“New” and “Old” Social Risks: Life Cycle and Social Class Perspectives on Social Exclusion in Ireland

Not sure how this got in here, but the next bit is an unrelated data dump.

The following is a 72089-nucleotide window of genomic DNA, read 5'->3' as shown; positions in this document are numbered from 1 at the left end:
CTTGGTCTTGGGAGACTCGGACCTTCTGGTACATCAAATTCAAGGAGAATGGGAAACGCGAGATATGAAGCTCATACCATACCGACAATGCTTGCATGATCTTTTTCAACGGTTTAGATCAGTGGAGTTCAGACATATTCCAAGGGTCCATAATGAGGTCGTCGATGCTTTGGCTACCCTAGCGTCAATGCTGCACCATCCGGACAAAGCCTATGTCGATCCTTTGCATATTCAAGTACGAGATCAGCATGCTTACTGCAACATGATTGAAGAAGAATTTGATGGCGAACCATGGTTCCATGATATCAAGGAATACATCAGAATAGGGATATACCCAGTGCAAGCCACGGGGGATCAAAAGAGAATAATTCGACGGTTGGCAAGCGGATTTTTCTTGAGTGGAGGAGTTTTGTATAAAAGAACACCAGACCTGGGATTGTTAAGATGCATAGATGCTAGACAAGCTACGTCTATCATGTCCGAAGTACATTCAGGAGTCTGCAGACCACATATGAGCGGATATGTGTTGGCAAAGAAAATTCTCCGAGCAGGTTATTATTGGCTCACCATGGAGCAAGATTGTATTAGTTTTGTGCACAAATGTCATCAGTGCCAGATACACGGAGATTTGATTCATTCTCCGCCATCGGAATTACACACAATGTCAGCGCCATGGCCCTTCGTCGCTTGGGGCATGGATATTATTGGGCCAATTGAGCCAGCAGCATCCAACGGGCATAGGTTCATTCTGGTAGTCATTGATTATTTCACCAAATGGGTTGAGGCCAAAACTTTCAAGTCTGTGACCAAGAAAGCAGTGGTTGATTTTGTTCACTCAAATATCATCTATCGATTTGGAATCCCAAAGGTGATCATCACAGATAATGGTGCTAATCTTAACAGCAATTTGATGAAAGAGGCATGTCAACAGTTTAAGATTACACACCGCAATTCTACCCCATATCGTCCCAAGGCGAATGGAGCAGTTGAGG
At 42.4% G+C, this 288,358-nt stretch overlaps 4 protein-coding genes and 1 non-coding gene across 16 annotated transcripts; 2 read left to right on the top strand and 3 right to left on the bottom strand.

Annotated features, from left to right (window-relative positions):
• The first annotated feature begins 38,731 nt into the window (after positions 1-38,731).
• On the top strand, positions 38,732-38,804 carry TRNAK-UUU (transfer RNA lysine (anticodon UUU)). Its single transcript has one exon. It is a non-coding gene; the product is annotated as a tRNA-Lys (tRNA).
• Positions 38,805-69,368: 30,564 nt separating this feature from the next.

The life cycle concept has come to have considerable prominence in Irish social policy debate. However, this has occurred without any systematic effort to link its usage to the broader literature relating to the concept. Nor has there been any detailed consideration of how we should set about operationalising the concept. In this paper we argue the need for “macro” life cycle perspectives that have been influenced by recent challenges to the welfare state to be combined with “micro” perspectives focusing on the dynamic and multidimensional nature of social exclusion. We make use of Irish EU-SILC 2005 data in developing a life cycle schema and considering its relationship to a range of indicators of social exclusion. At the European level renewed interest in the life cycle concept is associated with the increasing emphasis on the distinction between “new” and “old” social risks and the notion that the former are more “individualised”. Inequality and poverty rather than being differentially distributed between social classes are thought to vary between phases in the average work life. Our findings suggest the “death of social class” thesis is greatly overblown. A more accurate appreciation of the importance of new and old social risks requires that we systematically investigate the manner in which factors such as social class and the life cycle interact.
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